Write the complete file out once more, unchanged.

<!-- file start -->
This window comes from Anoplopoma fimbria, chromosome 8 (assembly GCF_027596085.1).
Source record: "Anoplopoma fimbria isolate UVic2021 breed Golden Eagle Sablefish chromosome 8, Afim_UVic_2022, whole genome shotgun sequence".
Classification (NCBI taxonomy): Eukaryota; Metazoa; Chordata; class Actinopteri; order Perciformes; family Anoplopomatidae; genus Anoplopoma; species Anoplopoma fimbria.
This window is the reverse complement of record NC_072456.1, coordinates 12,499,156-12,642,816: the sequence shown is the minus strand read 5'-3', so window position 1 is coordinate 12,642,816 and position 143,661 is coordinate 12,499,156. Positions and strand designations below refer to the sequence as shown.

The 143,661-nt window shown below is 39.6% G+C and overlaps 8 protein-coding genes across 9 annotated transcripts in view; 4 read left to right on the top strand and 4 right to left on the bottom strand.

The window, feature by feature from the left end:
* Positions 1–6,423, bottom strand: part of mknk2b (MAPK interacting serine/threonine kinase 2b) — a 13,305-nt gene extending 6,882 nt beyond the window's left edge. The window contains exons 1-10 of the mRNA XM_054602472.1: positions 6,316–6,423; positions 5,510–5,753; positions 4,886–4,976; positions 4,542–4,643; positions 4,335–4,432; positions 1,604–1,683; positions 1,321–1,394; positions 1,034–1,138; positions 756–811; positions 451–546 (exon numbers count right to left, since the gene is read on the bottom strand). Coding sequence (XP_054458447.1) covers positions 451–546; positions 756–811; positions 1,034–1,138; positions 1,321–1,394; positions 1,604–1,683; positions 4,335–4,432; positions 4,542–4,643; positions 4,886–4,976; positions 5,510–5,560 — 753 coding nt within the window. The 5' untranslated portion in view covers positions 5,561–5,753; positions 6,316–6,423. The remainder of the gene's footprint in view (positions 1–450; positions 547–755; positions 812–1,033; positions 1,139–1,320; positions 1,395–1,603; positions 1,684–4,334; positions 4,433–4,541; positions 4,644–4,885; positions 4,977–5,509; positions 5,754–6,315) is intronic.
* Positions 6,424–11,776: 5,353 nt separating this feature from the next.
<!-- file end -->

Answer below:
This window comes from Anoplopoma fimbria, chromosome 8 (assembly GCF_027596085.1).
Source record: "Anoplopoma fimbria isolate UVic2021 breed Golden Eagle Sablefish chromosome 8, Afim_UVic_2022, whole genome shotgun sequence".
Classification (NCBI taxonomy): Eukaryota; Metazoa; Chordata; class Actinopteri; order Perciformes; family Anoplopomatidae; genus Anoplopoma; species Anoplopoma fimbria.
This window is the reverse complement of record NC_072456.1, coordinates 12,499,156-12,642,816: the sequence shown is the minus strand read 5'-3', so window position 1 is coordinate 12,642,816 and position 143,661 is coordinate 12,499,156. Positions and strand designations below refer to the sequence as shown.

The 143,661-nt window shown below is 39.6% G+C and overlaps 8 protein-coding genes across 9 annotated transcripts in view; 4 read left to right on the top strand and 4 right to left on the bottom strand.

The window, feature by feature from the left end:
* Positions 1–6,423, bottom strand: part of mknk2b (MAPK interacting serine/threonine kinase 2b) — a 13,305-nt gene extending 6,882 nt beyond the window's left edge. The window contains exons 1-10 of the mRNA XM_054602472.1: positions 6,316–6,423; positions 5,510–5,753; positions 4,886–4,976; positions 4,542–4,643; positions 4,335–4,432; positions 1,604–1,683; positions 1,321–1,394; positions 1,034–1,138; positions 756–811; positions 451–546 (exon numbers count right to left, since the gene is read on the bottom strand). Coding sequence (XP_054458447.1) covers positions 451–546; positions 756–811; positions 1,034–1,138; positions 1,321–1,394; positions 1,604–1,683; positions 4,335–4,432; positions 4,542–4,643; positions 4,886–4,976; positions 5,510–5,560 — 753 coding nt within the window. The 5' untranslated portion in view covers positions 5,561–5,753; positions 6,316–6,423. The remainder of the gene's footprint in view (positions 1–450; positions 547–755; positions 812–1,033; positions 1,139–1,320; positions 1,395–1,603; positions 1,684–4,334; positions 4,433–4,541; positions 4,644–4,885; positions 4,977–5,509; positions 5,754–6,315) is intronic.
* Positions 6,424–11,776: 5,353 nt separating this feature from the next.